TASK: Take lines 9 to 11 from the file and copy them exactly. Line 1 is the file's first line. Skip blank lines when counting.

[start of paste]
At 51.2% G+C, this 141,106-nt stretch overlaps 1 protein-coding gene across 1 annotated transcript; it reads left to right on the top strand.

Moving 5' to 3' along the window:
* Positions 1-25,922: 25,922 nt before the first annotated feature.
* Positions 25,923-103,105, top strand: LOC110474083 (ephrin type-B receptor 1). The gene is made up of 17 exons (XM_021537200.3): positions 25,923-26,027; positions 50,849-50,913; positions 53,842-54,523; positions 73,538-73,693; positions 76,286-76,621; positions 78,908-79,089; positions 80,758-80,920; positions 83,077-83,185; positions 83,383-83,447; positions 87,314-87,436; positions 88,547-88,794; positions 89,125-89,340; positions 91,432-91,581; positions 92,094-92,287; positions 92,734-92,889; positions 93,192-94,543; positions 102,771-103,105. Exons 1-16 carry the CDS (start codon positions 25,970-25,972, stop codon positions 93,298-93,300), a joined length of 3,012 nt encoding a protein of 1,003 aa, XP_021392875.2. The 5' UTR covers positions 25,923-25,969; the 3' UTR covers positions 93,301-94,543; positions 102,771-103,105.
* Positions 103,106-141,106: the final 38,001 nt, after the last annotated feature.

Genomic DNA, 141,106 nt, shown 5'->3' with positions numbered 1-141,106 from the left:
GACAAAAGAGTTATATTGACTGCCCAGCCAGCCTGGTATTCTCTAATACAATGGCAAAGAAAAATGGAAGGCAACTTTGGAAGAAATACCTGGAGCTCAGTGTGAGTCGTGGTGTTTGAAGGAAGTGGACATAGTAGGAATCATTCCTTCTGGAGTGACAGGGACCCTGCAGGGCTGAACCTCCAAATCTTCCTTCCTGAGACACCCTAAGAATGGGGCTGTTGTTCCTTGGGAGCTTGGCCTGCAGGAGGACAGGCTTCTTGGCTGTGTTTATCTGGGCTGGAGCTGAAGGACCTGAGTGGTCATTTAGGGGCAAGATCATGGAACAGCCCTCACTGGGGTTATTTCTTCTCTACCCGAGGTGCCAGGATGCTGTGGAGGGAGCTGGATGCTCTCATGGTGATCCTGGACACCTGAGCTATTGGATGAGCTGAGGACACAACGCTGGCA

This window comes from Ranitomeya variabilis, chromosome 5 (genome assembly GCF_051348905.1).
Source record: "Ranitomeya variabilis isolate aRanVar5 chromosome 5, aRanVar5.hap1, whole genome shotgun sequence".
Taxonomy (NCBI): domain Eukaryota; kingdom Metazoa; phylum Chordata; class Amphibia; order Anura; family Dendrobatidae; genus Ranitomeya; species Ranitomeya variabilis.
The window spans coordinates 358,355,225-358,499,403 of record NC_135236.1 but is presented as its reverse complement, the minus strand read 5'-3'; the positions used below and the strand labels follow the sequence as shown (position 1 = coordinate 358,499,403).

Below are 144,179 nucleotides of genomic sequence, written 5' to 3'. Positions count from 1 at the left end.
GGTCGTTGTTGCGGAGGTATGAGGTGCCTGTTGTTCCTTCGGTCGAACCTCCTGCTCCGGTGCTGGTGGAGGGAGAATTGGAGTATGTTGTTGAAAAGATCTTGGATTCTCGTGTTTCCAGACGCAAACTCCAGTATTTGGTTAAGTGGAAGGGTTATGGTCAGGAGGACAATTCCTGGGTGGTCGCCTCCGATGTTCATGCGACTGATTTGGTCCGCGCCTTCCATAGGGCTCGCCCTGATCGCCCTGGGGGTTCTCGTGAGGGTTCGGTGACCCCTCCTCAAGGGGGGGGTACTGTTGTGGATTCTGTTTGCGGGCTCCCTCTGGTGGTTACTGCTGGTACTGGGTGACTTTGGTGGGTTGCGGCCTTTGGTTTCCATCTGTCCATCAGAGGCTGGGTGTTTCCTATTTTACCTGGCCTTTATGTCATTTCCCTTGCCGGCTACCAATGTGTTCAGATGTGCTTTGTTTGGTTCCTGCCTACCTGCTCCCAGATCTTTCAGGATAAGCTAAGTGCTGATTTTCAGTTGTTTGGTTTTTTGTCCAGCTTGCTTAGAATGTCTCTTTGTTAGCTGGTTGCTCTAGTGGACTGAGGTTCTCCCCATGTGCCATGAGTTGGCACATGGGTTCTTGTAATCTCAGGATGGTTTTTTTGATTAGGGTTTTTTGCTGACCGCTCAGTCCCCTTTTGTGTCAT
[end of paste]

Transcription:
Source record: "Ranitomeya variabilis isolate aRanVar5 chromosome 5, aRanVar5.hap1, whole genome shotgun sequence".
Taxonomy (NCBI): domain Eukaryota; kingdom Metazoa; phylum Chordata; class Amphibia; order Anura; family Dendrobatidae; genus Ranitomeya; species Ranitomeya variabilis.
The window spans coordinates 358,355,225-358,499,403 of record NC_135236.1 but is presented as its reverse complement, the minus strand read 5'-3'; the positions used below and the strand labels follow the sequence as shown (position 1 = coordinate 358,499,403).